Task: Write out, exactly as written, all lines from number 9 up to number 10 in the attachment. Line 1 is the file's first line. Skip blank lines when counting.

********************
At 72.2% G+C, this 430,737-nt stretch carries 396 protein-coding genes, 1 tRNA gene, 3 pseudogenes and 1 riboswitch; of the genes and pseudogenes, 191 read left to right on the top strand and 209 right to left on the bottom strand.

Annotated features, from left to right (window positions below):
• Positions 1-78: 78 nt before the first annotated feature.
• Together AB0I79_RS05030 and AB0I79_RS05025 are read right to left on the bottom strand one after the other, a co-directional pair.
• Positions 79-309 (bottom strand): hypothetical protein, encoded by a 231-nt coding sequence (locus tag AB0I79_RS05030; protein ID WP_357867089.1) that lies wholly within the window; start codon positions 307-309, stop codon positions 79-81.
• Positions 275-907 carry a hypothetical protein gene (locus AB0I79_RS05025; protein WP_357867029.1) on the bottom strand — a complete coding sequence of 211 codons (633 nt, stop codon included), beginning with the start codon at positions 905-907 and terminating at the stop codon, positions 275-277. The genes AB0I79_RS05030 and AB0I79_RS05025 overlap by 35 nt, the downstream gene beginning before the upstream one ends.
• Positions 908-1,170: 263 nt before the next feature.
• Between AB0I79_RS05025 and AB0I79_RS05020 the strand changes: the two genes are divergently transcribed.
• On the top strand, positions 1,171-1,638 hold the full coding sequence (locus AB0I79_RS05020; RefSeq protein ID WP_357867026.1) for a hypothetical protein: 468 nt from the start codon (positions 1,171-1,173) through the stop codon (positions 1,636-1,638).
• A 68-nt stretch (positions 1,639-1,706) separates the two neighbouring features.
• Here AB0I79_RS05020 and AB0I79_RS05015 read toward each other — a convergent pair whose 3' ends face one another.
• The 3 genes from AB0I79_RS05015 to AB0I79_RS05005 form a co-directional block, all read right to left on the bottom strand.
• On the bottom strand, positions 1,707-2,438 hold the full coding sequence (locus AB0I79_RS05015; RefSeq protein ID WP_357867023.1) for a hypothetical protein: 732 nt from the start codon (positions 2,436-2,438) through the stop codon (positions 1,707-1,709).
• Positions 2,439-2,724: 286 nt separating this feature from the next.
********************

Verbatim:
• On the top strand, positions 1,171-1,638 hold the full coding sequence (locus AB0I79_RS05020; RefSeq protein ID WP_357867026.1) for a hypothetical protein: 468 nt from the start codon (positions 1,171-1,173) through the stop codon (positions 1,636-1,638).
• A 68-nt stretch (positions 1,639-1,706) separates the two neighbouring features.